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Paul Tracy

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Prior to starting InvestingAnswers, Paul founded and managed one of the most influential investment research firms in America, with more than 2 million monthly readers. While there, Paul authored and edited thousands of financial research briefs, was published on Nasdaq. com, Yahoo Finance, and dozens of other prominent media outlets, and appeared as a guest expert at prominent radio shows and i...

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Updated August 5, 2020

What is a Nominee?

A nominee is a person or entity that takes possession of securities or other assets for the purpose of making transactions on behalf of the owner of the securities or other assets.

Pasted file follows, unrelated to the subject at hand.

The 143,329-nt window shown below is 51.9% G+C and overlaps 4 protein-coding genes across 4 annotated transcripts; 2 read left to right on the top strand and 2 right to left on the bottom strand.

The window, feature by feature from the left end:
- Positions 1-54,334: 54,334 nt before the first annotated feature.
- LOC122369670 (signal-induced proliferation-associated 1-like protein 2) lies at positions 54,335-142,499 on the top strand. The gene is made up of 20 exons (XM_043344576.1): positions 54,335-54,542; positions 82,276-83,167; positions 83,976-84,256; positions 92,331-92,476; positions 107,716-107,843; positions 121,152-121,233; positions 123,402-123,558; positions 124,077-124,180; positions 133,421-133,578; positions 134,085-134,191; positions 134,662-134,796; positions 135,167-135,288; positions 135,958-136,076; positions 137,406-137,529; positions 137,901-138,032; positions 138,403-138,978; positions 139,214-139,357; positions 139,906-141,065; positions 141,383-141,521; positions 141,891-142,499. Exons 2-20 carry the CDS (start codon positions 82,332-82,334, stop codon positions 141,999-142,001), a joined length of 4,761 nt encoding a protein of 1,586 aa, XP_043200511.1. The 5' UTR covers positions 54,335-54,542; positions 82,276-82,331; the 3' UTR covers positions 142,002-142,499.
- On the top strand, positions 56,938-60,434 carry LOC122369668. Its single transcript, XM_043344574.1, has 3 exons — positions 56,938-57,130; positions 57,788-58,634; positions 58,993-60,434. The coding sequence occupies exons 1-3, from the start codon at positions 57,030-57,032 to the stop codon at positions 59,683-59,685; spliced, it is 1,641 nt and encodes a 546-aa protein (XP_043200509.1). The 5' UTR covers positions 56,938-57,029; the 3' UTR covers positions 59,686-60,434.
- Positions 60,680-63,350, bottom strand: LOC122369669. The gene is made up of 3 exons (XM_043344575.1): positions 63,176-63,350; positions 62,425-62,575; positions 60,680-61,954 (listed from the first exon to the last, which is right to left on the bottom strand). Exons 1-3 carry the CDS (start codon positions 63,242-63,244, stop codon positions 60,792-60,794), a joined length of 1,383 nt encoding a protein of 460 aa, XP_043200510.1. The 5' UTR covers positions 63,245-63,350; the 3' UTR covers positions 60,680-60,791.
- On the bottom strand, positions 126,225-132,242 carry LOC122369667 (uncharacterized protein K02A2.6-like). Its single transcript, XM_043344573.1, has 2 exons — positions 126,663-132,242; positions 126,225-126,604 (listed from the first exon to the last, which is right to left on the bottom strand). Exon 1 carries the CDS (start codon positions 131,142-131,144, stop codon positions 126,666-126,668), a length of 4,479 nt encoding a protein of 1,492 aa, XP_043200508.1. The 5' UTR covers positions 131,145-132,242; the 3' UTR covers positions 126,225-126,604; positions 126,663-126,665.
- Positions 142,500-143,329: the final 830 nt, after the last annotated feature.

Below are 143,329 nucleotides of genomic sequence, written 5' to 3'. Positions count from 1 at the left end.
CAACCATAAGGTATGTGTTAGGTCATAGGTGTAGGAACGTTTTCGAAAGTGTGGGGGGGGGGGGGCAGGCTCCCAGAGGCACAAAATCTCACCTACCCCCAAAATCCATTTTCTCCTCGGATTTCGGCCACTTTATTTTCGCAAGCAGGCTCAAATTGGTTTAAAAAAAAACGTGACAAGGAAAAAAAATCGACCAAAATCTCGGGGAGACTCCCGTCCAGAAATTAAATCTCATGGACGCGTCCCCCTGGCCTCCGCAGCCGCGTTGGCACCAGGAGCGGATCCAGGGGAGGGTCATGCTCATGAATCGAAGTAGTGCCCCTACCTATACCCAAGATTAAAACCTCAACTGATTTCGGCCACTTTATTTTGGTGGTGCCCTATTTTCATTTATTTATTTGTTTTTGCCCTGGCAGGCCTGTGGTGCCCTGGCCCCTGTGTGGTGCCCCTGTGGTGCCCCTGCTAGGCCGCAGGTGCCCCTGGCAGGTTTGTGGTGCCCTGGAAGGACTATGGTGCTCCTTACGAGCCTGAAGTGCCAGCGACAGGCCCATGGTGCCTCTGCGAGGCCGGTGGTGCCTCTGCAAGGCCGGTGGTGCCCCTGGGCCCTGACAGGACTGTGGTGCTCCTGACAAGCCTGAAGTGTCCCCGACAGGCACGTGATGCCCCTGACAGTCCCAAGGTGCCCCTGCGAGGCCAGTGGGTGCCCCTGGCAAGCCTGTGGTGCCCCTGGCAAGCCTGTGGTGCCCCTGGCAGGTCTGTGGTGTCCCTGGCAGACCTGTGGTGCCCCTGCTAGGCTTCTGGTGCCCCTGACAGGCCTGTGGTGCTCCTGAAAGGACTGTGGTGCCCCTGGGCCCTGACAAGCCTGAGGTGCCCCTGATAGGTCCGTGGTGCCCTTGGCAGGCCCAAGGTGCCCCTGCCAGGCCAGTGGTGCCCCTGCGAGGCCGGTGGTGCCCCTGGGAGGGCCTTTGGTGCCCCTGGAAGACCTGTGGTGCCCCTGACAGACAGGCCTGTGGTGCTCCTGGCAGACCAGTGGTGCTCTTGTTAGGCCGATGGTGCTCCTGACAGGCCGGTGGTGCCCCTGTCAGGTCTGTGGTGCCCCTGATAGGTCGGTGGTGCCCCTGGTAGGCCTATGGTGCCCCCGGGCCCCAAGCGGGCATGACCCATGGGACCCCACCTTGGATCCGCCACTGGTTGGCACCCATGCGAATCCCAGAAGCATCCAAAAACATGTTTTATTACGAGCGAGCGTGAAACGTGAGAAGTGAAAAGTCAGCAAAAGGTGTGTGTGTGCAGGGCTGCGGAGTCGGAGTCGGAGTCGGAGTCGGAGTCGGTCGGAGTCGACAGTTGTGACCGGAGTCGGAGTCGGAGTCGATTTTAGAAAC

How Does a Nominee Work?

For example, let's say that John Doe owns several positions in about 200 companies in his brokerage account. He has collected these positions over the past 10 years of his investing life, and he's ready to let someone else make the buy and sell decisions every day.

John sets up a nominee account and transfers all of his holdings to that account. In a nominee account, the shares are no longer in John's name, though he is the owner of the assets. This allows the brokerage firm to buy and sell the assets in the account without John's written permission for every trade. John still gets the dividends from the stocks, and he still gets to vote his shares when it's proxy season.

Why Does a Nominee Matter?

Nominee transactions make transactions happen faster by allowing people or entities to act as agents for other people and thus conduct business in fewer steps.

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